Get revved up about revolution this October

Happy October, comrades! It’s the month of revolution. So, what better way to spend it than by reading about a historic revolution from Octobers past?

The Russian Revolution of 1917 was a major achievement in the socialist movement, a blow against capitalism and its hold over the world. It’s also still hotly debated and dissected today, 101 years later. To help you get through this time in history and the years that followed, the Southern Maine DSA Education Committee has compiled a recommended list of books on the Russian Revolution.

All of these books are available in the Southern Maine DSA library, and you can borrow any of them by filling out this request form, or by requesting one of the books from our chapter librarian, Marc Normandin, at one of our meetings or events.

And, if you would like to learn even more about the Russian Revolution, the Education Committee will be hosting a presentation and discussion of the historic event on October 22, from 7 p.m. to 9 p.m. at the Community Room in the Reiche Community Center. Todd Chretien, editor of Eyewitnesses to the Russian Revolution, will lead this event.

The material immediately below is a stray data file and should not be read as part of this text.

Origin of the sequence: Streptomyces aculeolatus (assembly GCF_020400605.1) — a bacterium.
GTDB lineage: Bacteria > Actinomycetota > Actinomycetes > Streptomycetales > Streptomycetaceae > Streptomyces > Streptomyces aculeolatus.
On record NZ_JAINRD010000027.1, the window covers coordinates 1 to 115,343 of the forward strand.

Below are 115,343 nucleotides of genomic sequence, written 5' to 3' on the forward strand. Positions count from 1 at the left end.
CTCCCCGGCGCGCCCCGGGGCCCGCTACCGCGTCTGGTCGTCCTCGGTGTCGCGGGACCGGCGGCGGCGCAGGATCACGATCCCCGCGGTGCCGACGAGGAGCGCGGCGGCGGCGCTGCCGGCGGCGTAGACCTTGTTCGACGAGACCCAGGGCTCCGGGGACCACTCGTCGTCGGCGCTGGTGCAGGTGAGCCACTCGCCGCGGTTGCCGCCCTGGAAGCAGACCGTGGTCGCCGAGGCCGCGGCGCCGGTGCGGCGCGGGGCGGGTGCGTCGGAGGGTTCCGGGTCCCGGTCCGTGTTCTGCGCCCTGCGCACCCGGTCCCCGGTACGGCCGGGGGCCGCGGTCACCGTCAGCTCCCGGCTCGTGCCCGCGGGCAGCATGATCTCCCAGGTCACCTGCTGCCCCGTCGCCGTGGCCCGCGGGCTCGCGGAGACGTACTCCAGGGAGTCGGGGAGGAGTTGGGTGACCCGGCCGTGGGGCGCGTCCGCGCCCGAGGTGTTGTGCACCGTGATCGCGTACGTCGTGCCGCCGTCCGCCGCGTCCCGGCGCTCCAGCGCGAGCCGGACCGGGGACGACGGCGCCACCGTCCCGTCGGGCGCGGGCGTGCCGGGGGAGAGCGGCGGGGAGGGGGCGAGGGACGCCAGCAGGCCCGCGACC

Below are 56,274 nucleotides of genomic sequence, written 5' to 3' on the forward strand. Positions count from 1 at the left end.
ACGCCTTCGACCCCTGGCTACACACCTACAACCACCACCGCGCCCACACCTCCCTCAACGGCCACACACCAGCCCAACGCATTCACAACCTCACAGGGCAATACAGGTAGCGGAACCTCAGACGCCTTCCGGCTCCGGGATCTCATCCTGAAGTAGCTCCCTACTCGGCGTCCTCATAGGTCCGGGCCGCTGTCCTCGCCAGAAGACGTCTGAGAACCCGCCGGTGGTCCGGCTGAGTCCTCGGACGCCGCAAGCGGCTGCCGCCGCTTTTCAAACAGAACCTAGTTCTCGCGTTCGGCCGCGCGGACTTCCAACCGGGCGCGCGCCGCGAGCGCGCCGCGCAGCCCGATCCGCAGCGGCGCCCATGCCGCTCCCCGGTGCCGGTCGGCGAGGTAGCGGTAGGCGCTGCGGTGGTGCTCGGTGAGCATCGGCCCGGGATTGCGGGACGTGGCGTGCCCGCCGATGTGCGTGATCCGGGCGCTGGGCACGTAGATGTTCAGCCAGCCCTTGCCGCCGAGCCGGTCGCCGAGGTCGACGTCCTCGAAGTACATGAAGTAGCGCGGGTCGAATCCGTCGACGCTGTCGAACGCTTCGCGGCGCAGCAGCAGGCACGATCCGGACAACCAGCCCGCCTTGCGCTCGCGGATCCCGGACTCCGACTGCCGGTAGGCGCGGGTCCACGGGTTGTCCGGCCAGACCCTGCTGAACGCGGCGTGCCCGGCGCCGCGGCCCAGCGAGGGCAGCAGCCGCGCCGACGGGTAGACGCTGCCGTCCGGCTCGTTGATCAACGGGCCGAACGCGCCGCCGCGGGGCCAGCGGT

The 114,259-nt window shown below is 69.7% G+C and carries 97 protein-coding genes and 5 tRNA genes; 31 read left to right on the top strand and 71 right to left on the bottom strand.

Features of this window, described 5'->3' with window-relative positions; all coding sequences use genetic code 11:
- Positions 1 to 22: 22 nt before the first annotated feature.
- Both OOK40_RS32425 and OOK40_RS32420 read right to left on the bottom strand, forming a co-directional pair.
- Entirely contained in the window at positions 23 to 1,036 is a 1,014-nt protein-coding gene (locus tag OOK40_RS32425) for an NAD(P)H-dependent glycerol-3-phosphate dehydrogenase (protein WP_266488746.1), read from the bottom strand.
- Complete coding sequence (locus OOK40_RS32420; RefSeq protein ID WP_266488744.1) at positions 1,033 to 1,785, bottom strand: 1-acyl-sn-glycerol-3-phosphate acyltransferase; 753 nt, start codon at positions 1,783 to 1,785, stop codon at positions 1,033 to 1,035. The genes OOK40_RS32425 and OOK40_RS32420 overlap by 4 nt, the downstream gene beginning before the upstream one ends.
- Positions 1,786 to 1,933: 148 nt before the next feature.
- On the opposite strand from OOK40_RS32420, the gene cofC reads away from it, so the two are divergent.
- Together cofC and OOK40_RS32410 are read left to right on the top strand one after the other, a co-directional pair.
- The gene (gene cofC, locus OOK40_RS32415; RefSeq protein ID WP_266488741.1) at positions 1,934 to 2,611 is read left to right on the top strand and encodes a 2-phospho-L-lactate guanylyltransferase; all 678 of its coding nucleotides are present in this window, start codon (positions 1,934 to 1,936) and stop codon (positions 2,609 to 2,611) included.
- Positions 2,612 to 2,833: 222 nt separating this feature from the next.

To wrap up our month of focus on the Russian Revolution, this month’s book club entry is V.I. Lenin’s The State and Revolution. You can find this book in our library, at various booksellers, or for free online at Marxists.org. This book club meeting will be held at Quill Books & Beverage in Westbrook, ME, on November 1 from 7 p.m. to 9 p.m.

Solidarity!

Press Release: US Senate Candidate Zak Ringelstein Arrested outside McAllen, TX Child Internment Camp

For Immediate Release
June 22, 2018
Meg Reilly, Chair
megcreilly@gmail.com
US Senate Candidate Zak Ringelstein Arrested outside McAllen, TX Child Internment Camp